The journalist who broke the Festina scandal
Twenty years ago this summer, cycling forever changed. Or at least the perception of cycling did.
In July 1998, what started as a few paragraphs in a report on the French wires about a Festina team car being searched at the Belgian border soon exploded into the biggest doping scandal in cycling history. Before the Tour de France ended that July, scores of riders and teams were ejected, others were arrested, and more simply quit in protest. In what would become the “Festina Affaire,” cycling would never be the same.
We caught up with Francois Thomazeau, the Reuters cycling correspondent who helped break the Festina scandal. Thomazeau wrote the first dispatches about the Festina scandal on the Friday evening before the eve of the Tour’s big depart, starting that year with much fanfare in Dublin, Ireland.
So how did cycling’s biggest doping scandal break? It’s a reminder of how old-school journalism works, based on contacts, context, intense competitiveness, and a bit of luck.
“Our stringer in Lille called me and it was over the weekend, but I quickly put the story on the wire,” Thomazeau recalled. “It was just pure luck. The customs guy who busted Willy Voet was friends with our stringer. From the very first moment, we had the best sources feeding us information.”
It all started innocuously enough. Customs officers stopped Voet at the Belgian-French border near Lille and discovered a loot of doping products in the car, including steroids, EPO, syringes, and other doping paraphernalia. France had recently passed a strong anti-doping law, so Voet was held. Festina officials initially denied knowing him, but the story soon started to unravel. Within a week, Festina’s team manager and doctor were arrested. Contrary to some reports, officials insist they were not tipped off.
“It was a bit of luck on both sides — good and bad — and it changed Tour history,” Thomazeau said. “We didn’t know it would explode into the ‘Festina Affaire.’ It was Friday in London and the big boss was gone. I posted a story based on my feeling that this was big, but I could have been fired. We were ‘alone’ with the story for about two hours before AFP had their own story. We were on the safe side, because we had the guy who was doing the investigation feeding us information.”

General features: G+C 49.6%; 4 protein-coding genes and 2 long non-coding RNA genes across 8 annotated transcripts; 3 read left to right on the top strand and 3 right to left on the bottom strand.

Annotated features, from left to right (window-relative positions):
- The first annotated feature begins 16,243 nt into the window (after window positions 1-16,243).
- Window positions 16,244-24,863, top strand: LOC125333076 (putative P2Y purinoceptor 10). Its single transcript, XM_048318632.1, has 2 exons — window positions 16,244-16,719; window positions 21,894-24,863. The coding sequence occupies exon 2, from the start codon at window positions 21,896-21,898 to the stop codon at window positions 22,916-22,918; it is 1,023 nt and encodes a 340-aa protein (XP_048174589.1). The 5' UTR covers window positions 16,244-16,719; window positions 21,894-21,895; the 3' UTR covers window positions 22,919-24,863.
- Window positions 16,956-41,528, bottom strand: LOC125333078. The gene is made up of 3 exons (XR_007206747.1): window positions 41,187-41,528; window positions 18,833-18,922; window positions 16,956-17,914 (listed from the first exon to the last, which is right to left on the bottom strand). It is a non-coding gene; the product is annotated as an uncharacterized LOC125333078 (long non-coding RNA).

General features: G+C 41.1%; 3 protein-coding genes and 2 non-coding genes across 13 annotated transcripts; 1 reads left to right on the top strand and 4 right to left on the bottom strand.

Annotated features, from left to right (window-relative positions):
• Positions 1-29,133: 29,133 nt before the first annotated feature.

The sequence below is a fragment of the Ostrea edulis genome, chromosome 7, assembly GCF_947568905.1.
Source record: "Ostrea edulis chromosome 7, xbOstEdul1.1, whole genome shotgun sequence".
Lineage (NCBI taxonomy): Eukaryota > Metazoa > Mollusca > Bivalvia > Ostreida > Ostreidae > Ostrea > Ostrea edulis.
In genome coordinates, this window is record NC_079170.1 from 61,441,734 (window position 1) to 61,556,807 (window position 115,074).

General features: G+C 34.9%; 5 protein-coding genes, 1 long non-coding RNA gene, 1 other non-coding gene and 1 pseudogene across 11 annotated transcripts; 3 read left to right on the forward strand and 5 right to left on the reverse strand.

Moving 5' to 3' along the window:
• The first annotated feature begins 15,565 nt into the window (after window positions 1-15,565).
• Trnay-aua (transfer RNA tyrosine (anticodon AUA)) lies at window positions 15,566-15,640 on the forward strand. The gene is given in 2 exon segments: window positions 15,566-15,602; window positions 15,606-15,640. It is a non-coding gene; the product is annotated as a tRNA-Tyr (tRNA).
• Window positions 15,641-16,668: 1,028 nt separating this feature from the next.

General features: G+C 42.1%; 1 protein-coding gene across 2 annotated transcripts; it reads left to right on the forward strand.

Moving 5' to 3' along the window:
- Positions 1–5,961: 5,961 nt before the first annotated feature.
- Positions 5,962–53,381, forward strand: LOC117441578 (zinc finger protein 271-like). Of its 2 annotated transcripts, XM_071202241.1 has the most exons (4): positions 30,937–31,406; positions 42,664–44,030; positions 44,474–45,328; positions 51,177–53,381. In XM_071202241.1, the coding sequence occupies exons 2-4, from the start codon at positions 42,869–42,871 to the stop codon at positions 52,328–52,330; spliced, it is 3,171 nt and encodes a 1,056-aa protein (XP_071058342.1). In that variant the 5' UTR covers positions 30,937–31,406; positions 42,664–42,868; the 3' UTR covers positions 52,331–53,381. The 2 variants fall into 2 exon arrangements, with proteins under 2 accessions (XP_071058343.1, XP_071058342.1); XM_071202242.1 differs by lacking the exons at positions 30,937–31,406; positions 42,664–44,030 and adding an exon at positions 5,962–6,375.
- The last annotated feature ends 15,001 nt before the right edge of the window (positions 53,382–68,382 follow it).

Thomazeau is quick to give credit to a Reuters colleague who was based in Lille, the city in northern France where the courts, police, and prosecutors would dig into cycling’s biggest doping scandal. The stringer had deep connections that fed the wires inside scoops on a daily basis.
“I had been a journalist for 12 years, but I had no idea it would be that big,” Thomazeau said. “I had enough instincts and the thing is, it looked odd. I could have just written a short story, but I sent it out as a breaking story. I felt it was important enough to be sent as an urgent story.”
The story seemed to stall over the weekend because in those days, everyone checked out in France. Voet was being held in a French jail cell, but all the judges and prosecutors ultimately involved in the case didn’t begin to seriously dig until the following week. And France had just won soccer’s World Cup. By the time the Tour de France left Dublin and arrived in France on the Tuesday, the story was starting to heat up.
“We broke the story with just a few paragraphs and then slowly started to fill out the details,” Thomazeau said. “By the time we got to France, the story started to blow up.”
As the story developed, Reuters leaned on its sources in Lille in the courts and police to get out information. The game was played both ways, as officials used the media to squeeze teams and Tour officials.
“It was the World Cup final and France just beat Brazil. No one cared about a doping story,” he said. “It started to gain steam when we realized who Willy Voet is. He wasn’t just anyone, he was the top soigneur for the team. We got to Cholet [stage 4] and [team manager Bruno] Roussel was arrested. Then it went wild.”
Thomazeau, who’s covered 26 complete Tours, said the technology and media landscape at the time hampered but also helped the story. Cell phones and the internet were still in their infancy and Twitter had yet to be invented. The journalistic standards of the day were much higher than in today’s 24-7, Twitter-fueled immediacy.
“We had a cell phone, but we didn’t use them much in those days. We still used a fixed line to transmit stories,” he said. “The standards of the day were much higher then. Today people just copy other reports or take something off social media. In those days, we really needed the source and a source that we knew and trusted.”
Thomazeau, who is a regular on The Cycling Podcast, shared an interesting anecdote about how the news moved decades ago. One day before one Tour started, legendary Reuters cycling correspondent Mike Price had stopped to fill up his gas tank when he spotted Stephen Roche dressed in street clothes. Price asked what was up and Roche told him he was out of the Tour.
“Roche said, ‘I hurt my knee, my Tour is over.’ We called it in from the gas station and we owned the story for hours,” he said. “These days, we’re lucky to have a story for five minutes. Now it’s a vicious circle. Today if you get a nice story everyone just copies it instantly.”
That year’s Tour dissolved into chaos. By 1999, the “Tour of Renewal” began with the arrival of Lance Armstrong and another decade of doping scandals were still to come. It’s hard to say how much cycling has changed since those days, but Thomazeau is sure that the foundation of good journalism remains unchanged.
“Good journalism is like good cuisine,” he concluded. “If you want to cook pasta, it takes seven minutes, you cannot do it faster. Good journalism is not a question of the old school or a new way; it is the only way. There is one way to do it. If you want it fast and easy, you get McDonald’s.”